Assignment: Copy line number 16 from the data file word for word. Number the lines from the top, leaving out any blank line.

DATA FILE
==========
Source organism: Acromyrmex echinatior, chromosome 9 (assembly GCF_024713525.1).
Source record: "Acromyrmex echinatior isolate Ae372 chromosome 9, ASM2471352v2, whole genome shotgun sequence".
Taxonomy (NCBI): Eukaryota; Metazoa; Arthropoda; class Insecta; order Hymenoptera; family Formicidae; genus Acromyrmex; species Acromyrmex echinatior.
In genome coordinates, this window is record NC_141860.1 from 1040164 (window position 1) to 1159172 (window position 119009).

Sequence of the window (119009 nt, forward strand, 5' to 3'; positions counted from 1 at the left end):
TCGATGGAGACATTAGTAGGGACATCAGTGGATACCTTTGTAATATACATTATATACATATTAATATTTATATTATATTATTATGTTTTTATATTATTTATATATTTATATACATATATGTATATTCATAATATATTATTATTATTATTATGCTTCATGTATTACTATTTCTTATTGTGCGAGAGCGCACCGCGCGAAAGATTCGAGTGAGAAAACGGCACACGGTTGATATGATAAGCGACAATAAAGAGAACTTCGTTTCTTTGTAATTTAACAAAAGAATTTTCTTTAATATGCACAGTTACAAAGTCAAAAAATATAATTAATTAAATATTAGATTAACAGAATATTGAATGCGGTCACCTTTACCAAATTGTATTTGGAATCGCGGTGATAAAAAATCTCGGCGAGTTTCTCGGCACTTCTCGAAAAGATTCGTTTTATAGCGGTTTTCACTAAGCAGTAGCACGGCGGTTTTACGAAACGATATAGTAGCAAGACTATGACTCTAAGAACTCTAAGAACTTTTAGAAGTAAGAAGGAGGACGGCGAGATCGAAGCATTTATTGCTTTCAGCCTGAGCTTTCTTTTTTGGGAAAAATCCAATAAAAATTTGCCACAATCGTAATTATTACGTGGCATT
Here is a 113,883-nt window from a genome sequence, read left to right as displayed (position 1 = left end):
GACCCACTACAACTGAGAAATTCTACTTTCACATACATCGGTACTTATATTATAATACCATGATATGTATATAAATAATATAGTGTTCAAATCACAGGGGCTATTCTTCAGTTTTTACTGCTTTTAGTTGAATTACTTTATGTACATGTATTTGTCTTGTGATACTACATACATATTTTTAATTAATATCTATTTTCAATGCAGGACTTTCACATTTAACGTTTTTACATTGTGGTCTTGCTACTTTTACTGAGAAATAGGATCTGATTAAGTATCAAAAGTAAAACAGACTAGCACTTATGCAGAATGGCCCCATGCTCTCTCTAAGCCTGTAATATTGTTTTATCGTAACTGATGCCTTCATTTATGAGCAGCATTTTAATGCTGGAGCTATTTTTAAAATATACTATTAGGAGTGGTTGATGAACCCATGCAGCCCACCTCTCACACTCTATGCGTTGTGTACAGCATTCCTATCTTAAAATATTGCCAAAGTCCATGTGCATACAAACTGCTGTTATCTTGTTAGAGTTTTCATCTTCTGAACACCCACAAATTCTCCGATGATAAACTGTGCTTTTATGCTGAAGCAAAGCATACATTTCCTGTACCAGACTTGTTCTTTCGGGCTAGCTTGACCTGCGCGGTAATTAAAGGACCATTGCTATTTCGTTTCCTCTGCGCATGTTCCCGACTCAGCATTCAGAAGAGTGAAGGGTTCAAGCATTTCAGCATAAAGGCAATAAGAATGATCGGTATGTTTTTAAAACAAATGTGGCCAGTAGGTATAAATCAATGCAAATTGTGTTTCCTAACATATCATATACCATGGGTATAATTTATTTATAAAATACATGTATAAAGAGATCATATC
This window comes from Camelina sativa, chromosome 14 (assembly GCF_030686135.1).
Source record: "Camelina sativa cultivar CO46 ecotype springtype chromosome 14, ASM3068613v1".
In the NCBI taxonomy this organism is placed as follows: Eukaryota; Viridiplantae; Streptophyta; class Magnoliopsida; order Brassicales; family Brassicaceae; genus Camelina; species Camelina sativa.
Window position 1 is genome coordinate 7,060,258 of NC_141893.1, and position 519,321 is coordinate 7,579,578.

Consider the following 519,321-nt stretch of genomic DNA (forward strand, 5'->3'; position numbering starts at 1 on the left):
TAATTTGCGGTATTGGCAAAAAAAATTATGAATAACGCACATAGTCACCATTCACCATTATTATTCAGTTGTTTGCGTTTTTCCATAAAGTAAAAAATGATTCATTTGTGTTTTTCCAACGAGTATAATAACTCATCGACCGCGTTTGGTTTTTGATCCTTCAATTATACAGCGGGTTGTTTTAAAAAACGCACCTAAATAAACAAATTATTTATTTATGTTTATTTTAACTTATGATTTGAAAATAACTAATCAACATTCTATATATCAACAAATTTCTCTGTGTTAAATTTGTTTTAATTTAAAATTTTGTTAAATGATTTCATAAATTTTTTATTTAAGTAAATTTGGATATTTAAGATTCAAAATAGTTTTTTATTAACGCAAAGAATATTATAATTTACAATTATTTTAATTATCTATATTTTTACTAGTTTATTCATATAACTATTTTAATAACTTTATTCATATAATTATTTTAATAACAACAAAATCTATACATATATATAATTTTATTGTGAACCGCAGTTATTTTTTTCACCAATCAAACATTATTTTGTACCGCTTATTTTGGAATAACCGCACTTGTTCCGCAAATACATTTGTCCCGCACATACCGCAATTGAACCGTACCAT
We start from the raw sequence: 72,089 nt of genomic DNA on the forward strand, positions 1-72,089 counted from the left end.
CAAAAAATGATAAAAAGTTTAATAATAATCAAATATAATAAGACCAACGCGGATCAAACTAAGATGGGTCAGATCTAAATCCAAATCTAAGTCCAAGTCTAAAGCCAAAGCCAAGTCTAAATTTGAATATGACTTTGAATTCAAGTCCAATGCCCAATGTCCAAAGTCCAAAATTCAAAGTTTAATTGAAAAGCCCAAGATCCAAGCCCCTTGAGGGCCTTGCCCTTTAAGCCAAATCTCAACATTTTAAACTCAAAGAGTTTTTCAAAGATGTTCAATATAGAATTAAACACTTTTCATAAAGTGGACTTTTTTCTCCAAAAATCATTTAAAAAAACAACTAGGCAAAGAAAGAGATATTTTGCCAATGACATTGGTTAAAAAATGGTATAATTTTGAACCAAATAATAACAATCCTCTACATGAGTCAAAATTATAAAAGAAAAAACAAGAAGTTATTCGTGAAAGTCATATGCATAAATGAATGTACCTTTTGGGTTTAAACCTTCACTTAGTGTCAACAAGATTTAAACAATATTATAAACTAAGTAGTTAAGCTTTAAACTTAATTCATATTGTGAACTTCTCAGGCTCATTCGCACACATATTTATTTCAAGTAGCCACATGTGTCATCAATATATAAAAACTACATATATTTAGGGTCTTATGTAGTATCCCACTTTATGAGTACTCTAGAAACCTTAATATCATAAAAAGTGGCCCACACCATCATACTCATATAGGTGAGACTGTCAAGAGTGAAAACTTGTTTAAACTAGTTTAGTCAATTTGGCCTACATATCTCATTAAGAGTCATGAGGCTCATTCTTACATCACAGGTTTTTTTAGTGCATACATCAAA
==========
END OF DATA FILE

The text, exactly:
CAAAAAATGATAAAAAGTTTAATAATAATCAAATATAATAAGACCAACGCGGATCAAACTAAGATGGGTCAGATCTAAATCCAAATCTAAGTCCAAGTCTAAAGCCAAAGCCAAGTCTAAATTTGAATATGACTTTGAATTCAAGTCCAATGCCCAATGTCCAAAGTCCAAAATTCAAAGTTTAATTGAAAAGCCCAAGATCCAAGCCCCTTGAGGGCCTTGCCCTTTAAGCCAAATCTCAACATTTTAAACTCAAAGAGTTTTTCAAAGATGTTCAATATAGAATTAAACACTTTTCATAAAGTGGACTTTTTTCTCCAAAAATCATTTAAAAAAACAACTAGGCAAAGAAAGAGATATTTTGCCAATGACATTGGTTAAAAAATGGTATAATTTTGAACCAAATAATAACAATCCTCTACATGAGTCAAAATTATAAAAGAAAAAACAAGAAGTTATTCGTGAAAGTCATATGCATAAATGAATGTACCTTTTGGGTTTAAACCTTCACTTAGTGTCAACAAGATTTAAACAATATTATAAACTAAGTAGTTAAGCTTTAAACTTAATTCATATTGTGAACTTCTCAGGCTCATTCGCACACATATTTATTTCAAGTAGCCACATGTGTCATCAATATATAAAAACTACATATATTTAGGGTCTTATGTAGTATCCCACTTTATGAGTACTCTAGAAACCTTAATATCATAAAAAGTGGCCCACACCATCATACTCATATAGGTGAGACTGTCAAGAGTGAAAACTTGTTTAAACTAGTTTAGTCAATTTGGCCTACATATCTCATTAAGAGTCATGAGGCTCATTCTTACATCACAGGTTTTTTTAGTGCATACATCAAA